The women migrants are, in this way, twice victimized. First, by the social system which treats them as commodities to be sent abroad at will to earn money. Second, they are stigmatized them for having lived on their own abroad and earned their own money and social freedom. The most victimized are the female returnee migrants who find themselves unable to adjust their newfound independence to the social ostracism they confront once back home.

Arifa Unnisa, 37, returned home in Khulna after a three year stint as a domestic help in Singapore, where she had had to work twelve to fourteen hours a day with almost no holidays. Her husband was angry to see that her hair was shorter then when she had left Bangladesh, He even had problems that she laughed so much with her other returnee friends. Seeing her changed attitudes, he proceeded to harbour a suspicion that she would have had affairs in Singapore. He told Arifa that he did not trust her anymore. Soon he remarried and brought home a 'good' youn illage.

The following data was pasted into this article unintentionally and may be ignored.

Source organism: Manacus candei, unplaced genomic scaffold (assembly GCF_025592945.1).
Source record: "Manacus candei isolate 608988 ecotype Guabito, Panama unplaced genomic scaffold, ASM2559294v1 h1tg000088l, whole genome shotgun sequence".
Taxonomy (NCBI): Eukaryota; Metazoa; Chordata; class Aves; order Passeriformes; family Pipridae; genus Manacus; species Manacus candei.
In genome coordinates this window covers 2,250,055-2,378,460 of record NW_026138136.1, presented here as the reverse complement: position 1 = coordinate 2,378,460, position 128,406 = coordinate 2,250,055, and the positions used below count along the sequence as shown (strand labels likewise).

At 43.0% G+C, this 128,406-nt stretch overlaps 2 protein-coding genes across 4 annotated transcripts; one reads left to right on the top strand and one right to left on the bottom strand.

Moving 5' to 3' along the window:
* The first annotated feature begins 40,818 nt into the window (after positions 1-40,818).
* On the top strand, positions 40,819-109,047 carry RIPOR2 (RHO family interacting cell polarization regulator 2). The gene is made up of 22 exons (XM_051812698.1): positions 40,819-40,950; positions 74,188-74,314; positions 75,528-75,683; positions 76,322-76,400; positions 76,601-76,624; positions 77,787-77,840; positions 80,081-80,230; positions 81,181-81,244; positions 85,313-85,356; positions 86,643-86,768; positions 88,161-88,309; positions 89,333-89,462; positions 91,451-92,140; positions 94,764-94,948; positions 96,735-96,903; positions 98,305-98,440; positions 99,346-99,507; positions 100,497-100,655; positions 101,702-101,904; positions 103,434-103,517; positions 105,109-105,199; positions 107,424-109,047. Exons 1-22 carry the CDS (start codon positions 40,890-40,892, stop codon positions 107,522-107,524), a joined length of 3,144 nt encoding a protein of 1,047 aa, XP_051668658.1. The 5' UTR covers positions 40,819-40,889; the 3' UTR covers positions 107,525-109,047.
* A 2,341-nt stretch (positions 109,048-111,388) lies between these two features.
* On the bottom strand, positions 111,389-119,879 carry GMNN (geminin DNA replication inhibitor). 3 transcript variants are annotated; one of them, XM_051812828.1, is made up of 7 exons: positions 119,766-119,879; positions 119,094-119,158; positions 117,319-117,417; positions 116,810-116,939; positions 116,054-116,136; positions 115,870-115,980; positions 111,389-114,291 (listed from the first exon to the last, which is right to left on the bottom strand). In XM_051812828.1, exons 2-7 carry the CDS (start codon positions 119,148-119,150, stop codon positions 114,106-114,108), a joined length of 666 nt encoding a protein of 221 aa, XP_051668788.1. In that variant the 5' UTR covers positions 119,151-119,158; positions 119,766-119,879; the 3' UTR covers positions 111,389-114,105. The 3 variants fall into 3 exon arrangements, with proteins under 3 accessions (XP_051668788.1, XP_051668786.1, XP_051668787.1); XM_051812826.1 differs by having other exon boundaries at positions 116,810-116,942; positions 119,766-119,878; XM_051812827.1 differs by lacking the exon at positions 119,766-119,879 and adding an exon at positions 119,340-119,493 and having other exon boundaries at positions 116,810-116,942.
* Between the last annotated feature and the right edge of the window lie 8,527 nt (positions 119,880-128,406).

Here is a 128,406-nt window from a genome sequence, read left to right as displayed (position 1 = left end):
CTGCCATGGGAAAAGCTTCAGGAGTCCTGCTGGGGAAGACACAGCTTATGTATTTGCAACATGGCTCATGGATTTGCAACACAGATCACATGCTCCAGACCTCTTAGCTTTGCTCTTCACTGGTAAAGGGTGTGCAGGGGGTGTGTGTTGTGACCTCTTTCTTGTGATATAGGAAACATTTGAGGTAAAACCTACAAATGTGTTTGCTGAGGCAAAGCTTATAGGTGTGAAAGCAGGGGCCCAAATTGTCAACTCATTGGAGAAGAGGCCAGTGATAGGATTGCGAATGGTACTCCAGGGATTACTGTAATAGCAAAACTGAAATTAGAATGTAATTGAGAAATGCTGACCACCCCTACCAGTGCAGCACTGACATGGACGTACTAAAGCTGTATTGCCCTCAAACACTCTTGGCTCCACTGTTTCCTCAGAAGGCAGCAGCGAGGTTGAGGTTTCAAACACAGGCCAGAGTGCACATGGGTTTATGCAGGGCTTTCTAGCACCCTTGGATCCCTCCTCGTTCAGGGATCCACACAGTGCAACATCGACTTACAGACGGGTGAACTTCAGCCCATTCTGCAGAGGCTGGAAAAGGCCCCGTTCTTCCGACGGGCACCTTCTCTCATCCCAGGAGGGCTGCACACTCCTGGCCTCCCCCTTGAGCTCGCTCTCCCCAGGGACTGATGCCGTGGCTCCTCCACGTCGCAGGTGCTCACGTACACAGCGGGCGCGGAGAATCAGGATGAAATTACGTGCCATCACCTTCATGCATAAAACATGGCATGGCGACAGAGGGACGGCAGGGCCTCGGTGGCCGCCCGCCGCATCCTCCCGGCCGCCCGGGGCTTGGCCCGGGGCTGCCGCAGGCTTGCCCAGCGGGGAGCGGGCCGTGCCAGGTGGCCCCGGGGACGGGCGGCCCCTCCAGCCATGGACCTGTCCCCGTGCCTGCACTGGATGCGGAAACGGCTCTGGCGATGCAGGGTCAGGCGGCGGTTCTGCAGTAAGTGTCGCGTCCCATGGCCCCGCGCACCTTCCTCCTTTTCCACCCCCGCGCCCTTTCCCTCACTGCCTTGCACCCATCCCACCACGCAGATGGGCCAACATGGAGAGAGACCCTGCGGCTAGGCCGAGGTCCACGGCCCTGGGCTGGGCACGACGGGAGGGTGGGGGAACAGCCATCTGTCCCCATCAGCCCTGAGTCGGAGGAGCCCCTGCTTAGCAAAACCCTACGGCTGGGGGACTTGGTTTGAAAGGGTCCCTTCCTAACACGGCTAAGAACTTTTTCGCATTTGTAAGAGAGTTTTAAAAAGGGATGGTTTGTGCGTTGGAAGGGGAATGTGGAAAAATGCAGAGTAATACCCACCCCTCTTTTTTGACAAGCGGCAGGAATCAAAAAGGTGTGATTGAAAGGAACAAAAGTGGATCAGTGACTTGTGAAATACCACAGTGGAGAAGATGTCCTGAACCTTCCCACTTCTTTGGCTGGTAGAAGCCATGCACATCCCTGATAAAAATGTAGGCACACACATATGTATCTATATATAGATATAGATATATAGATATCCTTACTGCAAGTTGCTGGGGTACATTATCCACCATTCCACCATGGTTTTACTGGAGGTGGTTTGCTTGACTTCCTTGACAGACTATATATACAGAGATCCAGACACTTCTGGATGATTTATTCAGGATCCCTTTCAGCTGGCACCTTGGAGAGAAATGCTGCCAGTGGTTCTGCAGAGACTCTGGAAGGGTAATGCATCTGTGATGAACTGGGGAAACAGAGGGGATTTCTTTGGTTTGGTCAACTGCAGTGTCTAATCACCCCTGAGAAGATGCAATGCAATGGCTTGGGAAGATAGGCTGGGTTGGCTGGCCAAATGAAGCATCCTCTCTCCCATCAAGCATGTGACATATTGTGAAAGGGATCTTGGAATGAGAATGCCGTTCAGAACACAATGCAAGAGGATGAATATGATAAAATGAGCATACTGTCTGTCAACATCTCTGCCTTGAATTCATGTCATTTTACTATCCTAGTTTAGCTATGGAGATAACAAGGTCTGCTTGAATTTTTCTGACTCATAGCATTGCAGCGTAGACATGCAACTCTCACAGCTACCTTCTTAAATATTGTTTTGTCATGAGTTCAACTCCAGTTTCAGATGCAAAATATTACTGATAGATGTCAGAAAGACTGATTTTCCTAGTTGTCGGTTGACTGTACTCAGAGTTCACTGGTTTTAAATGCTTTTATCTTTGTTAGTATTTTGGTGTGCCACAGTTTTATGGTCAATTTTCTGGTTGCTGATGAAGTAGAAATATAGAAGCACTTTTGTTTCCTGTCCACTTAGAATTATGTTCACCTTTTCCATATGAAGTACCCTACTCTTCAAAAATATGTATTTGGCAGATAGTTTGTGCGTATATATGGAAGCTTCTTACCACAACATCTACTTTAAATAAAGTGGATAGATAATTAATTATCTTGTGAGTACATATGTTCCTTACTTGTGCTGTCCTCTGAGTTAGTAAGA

The people in the village said Arifa's husband had done a wise thing, for who could trust a woman who had lived all alone in a foreign country for three years? Soon the story began to circulate that her husband had remarried because Arifa had developed HIV due to free sex in Singapore. And yet, her husband felt he had a right over the money, the television set, the radio and the camera she had brought because he had sold some of his land in order to pay the fee of the recruiting agency that arranged her job in Singapore.